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Here's what a single milkshake does to your blood vessels



A chocolate milkshake may be blissful for your taste buds, but it's not so good for your blood vessels.

A small new study suggests that just a single, high-fat meal or food, such as a milkshake, can lead to unhealthy changes in your blood vessels and red blood cells.

In the study, researchers had 10 healthy men drink a milkshake made with whole milk, whipped cream and ice cream; The shake contained 80 grams of fat and 1,000 calories. Four hours later, laboratory tests revealed evidence that the men's blood vessels were less able to relax (or expand) and that some of their red blood cells changed and became "prickly" rather than smooth.

"Their red blood cells are usually beautiful and smooth and beautiful, and the cells, after consuming a high-fat meal, get those spikes on them that could affect blood flow," Julia Brittain, professor of cell biology and anatomy at Medical College of Georgia at the University of Augusta (1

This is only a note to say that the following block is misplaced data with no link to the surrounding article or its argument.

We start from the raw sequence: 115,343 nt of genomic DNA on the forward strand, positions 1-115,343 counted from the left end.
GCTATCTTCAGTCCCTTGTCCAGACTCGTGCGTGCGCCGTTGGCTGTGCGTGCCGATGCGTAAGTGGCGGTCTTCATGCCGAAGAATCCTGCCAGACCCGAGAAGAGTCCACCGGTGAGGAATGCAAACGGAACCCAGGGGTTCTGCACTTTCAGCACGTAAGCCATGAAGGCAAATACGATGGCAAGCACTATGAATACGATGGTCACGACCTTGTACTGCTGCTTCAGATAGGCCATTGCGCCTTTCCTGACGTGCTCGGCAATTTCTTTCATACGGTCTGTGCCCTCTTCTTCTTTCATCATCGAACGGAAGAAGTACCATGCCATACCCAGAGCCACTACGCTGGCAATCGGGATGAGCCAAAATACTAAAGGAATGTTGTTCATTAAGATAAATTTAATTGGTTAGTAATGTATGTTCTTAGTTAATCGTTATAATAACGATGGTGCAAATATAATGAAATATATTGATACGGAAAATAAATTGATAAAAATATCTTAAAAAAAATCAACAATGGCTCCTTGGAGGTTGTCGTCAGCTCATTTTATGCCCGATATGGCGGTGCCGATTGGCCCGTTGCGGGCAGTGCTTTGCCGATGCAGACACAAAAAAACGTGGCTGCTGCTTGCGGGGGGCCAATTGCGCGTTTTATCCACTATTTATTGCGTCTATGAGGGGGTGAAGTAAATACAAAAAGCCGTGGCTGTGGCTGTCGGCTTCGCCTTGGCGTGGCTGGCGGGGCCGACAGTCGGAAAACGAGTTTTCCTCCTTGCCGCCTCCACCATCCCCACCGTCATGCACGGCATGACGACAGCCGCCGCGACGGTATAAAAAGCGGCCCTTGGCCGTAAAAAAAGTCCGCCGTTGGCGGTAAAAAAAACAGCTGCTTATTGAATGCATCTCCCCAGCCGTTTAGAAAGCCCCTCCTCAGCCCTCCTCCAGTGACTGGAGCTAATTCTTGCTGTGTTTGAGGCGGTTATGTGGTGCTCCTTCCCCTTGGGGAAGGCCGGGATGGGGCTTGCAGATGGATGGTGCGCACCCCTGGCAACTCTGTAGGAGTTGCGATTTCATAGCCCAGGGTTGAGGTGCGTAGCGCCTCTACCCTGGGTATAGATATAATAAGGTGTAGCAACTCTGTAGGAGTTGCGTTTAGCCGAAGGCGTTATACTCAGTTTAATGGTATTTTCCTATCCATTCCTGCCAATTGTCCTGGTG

9659002) But you do not have to panic when you're downing a double cheeseburger or a big milkshake; The researchers said that the effects of a single high-fat meal are only temporary for healthy people. But over time it could add up. [11 Ways Processed Food Is Different from Real Food]

"The message from home is that your body can normally handle it if you do not repeat it at the next meal and the next and next," said Brittain. The researchers added that their findings could help explain isolated reports of death or heart attack in humans immediately after eating an extremely high-fat meal.

The men in the study also had transient elevations in the levels of an enzyme called myeloperoxidase. This is associated with stiff blood vessels and heart attacks in humans.

It is important to note that the study was very small and researchers are not sure if the spiny blood cells are harmful to people's vascular health. Future studies will be needed to further investigate these effects.

However, in studies on mice, the researchers found earlier that if the animals were continuously fed a high-fat diet, they had permanent changes in the shape of their red blood cells, which triggered an immune response that could lead to cardiovascular disease. Diseases could contribute.

The American Heart Association recommends that healthy adults limit their fat intake to 20 to 35 percent of their daily calorie intake. (For a person consuming a 2000 calorie diet, the Mayo Clinic would consume about 44 to 78 grams of fat per day.)

The study was published on March 23 in the journal Laboratory Investigation [19659002]released. Original article on Live Science .


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